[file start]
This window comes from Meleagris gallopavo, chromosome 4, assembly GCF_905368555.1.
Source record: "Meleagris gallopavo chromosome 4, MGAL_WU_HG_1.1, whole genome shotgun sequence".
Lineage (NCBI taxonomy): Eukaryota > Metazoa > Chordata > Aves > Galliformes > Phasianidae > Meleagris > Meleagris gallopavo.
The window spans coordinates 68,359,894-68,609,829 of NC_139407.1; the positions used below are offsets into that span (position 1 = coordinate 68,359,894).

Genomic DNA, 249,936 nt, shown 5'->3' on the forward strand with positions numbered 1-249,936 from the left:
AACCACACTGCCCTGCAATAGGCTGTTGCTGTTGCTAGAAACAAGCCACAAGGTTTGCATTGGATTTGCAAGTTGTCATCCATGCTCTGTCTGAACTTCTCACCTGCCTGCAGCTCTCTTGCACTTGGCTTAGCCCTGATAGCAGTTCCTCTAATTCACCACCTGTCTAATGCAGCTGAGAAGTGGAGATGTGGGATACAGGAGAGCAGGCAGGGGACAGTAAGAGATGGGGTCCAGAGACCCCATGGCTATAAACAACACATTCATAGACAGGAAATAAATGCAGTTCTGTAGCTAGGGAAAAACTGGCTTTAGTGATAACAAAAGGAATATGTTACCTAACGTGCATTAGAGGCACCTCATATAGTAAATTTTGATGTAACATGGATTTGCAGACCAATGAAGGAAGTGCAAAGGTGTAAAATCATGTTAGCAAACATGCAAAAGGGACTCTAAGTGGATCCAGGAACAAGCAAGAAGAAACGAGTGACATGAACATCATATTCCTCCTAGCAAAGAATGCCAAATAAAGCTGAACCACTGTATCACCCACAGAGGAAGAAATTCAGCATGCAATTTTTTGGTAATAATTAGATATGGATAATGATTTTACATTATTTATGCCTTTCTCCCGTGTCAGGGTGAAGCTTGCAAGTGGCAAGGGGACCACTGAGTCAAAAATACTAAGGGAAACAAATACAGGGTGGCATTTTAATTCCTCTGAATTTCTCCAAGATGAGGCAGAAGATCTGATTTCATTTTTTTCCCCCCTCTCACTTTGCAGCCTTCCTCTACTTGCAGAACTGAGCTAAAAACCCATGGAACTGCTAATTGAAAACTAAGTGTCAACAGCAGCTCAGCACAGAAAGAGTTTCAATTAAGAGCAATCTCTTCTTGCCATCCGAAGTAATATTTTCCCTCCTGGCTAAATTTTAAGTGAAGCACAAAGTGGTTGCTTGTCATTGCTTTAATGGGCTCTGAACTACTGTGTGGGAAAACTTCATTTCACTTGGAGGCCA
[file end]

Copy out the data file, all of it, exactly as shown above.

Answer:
This window comes from Meleagris gallopavo, chromosome 4, assembly GCF_905368555.1.
Source record: "Meleagris gallopavo chromosome 4, MGAL_WU_HG_1.1, whole genome shotgun sequence".
Lineage (NCBI taxonomy): Eukaryota > Metazoa > Chordata > Aves > Galliformes > Phasianidae > Meleagris > Meleagris gallopavo.
The window spans coordinates 68,359,894-68,609,829 of NC_139407.1; the positions used below are offsets into that span (position 1 = coordinate 68,359,894).

Genomic DNA, 249,936 nt, shown 5'->3' on the forward strand with positions numbered 1-249,936 from the left:
AACCACACTGCCCTGCAATAGGCTGTTGCTGTTGCTAGAAACAAGCCACAAGGTTTGCATTGGATTTGCAAGTTGTCATCCATGCTCTGTCTGAACTTCTCACCTGCCTGCAGCTCTCTTGCACTTGGCTTAGCCCTGATAGCAGTTCCTCTAATTCACCACCTGTCTAATGCAGCTGAGAAGTGGAGATGTGGGATACAGGAGAGCAGGCAGGGGACAGTAAGAGATGGGGTCCAGAGACCCCATGGCTATAAACAACACATTCATAGACAGGAAATAAATGCAGTTCTGTAGCTAGGGAAAAACTGGCTTTAGTGATAACAAAAGGAATATGTTACCTAACGTGCATTAGAGGCACCTCATATAGTAAATTTTGATGTAACATGGATTTGCAGACCAATGAAGGAAGTGCAAAGGTGTAAAATCATGTTAGCAAACATGCAAAAGGGACTCTAAGTGGATCCAGGAACAAGCAAGAAGAAACGAGTGACATGAACATCATATTCCTCCTAGCAAAGAATGCCAAATAAAGCTGAACCACTGTATCACCCACAGAGGAAGAAATTCAGCATGCAATTTTTTGGTAATAATTAGATATGGATAATGATTTTACATTATTTATGCCTTTCTCCCGTGTCAGGGTGAAGCTTGCAAGTGGCAAGGGGACCACTGAGTCAAAAATACTAAGGGAAACAAATACAGGGTGGCATTTTAATTCCTCTGAATTTCTCCAAGATGAGGCAGAAGATCTGATTTCATTTTTTTCCCCCCTCTCACTTTGCAGCCTTCCTCTACTTGCAGAACTGAGCTAAAAACCCATGGAACTGCTAATTGAAAACTAAGTGTCAACAGCAGCTCAGCACAGAAAGAGTTTCAATTAAGAGCAATCTCTTCTTGCCATCCGAAGTAATATTTTCCCTCCTGGCTAAATTTTAAGTGAAGCACAAAGTGGTTGCTTGTCATTGCTTTAATGGGCTCTGAACTACTGTGTGGGAAAACTTCATTTCACTTGGAGGCCA